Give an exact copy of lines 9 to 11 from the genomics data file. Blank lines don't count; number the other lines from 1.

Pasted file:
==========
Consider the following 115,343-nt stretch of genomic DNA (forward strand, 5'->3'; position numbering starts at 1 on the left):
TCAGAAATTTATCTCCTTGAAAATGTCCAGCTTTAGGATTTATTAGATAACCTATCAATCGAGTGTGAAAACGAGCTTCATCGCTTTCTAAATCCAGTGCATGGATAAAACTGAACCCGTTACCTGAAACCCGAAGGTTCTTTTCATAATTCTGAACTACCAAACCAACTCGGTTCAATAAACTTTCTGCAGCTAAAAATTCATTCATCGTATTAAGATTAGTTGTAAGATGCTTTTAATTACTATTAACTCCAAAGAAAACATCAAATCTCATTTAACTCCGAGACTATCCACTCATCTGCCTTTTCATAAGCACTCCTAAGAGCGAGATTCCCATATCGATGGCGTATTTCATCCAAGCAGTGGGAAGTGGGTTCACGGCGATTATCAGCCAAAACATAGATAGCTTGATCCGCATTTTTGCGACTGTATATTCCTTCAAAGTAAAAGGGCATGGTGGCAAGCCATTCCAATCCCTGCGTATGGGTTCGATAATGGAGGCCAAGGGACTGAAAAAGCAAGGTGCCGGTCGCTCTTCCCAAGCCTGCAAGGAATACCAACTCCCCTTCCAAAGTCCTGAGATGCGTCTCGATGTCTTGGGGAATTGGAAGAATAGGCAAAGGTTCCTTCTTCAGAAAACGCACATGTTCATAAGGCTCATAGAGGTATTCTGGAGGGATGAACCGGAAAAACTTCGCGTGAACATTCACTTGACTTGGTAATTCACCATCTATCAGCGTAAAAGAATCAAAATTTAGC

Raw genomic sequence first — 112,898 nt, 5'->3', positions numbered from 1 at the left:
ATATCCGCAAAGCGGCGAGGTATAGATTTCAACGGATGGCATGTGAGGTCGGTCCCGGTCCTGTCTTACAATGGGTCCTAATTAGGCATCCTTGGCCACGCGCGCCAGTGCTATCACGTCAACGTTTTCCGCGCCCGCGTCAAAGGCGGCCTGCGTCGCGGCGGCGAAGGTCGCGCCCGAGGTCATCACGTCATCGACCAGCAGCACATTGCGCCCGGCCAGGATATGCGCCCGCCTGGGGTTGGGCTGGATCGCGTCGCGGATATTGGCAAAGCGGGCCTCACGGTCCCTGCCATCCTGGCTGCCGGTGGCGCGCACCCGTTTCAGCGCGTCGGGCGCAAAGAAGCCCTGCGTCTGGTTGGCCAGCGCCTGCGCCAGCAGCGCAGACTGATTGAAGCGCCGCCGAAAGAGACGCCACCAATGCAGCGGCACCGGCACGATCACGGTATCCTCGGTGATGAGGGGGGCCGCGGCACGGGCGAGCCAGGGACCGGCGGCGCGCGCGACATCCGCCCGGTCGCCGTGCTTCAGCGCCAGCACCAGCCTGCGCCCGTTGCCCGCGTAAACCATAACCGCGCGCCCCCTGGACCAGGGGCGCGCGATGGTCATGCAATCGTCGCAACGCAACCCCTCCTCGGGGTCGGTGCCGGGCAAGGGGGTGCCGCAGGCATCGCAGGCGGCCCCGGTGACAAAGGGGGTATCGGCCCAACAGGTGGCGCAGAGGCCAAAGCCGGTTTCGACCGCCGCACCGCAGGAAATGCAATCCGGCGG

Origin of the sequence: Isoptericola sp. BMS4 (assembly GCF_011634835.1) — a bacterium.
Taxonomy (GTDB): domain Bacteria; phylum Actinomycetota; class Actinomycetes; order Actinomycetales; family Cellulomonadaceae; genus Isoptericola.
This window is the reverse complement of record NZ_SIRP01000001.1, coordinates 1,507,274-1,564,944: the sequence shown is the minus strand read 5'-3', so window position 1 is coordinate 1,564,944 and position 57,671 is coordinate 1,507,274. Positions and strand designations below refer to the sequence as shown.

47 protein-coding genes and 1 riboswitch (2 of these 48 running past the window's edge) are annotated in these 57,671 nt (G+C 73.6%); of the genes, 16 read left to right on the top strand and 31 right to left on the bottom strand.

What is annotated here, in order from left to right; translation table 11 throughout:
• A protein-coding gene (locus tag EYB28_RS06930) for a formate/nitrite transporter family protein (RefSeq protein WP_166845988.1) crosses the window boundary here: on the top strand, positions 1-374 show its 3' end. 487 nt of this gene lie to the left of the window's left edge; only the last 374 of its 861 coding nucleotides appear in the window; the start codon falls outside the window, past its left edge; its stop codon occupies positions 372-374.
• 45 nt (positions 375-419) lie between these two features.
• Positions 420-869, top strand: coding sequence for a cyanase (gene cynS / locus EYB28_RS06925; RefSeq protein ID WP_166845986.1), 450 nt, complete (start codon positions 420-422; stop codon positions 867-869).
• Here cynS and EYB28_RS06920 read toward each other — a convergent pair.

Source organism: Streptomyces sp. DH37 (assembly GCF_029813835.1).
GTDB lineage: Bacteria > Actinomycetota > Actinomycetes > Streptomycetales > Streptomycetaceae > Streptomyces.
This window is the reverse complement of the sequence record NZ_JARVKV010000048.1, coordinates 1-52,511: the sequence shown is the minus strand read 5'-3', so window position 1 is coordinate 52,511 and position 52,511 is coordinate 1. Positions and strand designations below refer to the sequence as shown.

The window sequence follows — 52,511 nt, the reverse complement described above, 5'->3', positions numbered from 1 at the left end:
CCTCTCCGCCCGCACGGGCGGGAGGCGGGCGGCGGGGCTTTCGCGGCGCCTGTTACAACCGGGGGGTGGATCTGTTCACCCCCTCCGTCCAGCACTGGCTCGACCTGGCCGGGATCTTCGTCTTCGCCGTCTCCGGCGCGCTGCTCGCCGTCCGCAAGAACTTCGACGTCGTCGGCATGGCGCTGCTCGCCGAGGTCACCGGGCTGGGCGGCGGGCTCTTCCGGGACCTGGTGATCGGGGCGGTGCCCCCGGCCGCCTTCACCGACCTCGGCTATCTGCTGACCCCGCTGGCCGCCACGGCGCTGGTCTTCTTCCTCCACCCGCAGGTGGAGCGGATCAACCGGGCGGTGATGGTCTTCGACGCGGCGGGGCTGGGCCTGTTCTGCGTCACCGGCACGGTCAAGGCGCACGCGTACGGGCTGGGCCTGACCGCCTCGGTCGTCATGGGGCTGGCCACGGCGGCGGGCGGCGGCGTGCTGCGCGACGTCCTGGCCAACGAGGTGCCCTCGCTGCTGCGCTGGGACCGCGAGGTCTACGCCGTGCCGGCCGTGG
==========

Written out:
What is annotated here, in order from left to right; translation table 11 throughout:
• A protein-coding gene (locus tag EYB28_RS06930) for a formate/nitrite transporter family protein (RefSeq protein WP_166845988.1) crosses the window boundary here: on the top strand, positions 1-374 show its 3' end. 487 nt of this gene lie to the left of the window's left edge; only the last 374 of its 861 coding nucleotides appear in the window; the start codon falls outside the window, past its left edge; its stop codon occupies positions 372-374.
• 45 nt (positions 375-419) lie between these two features.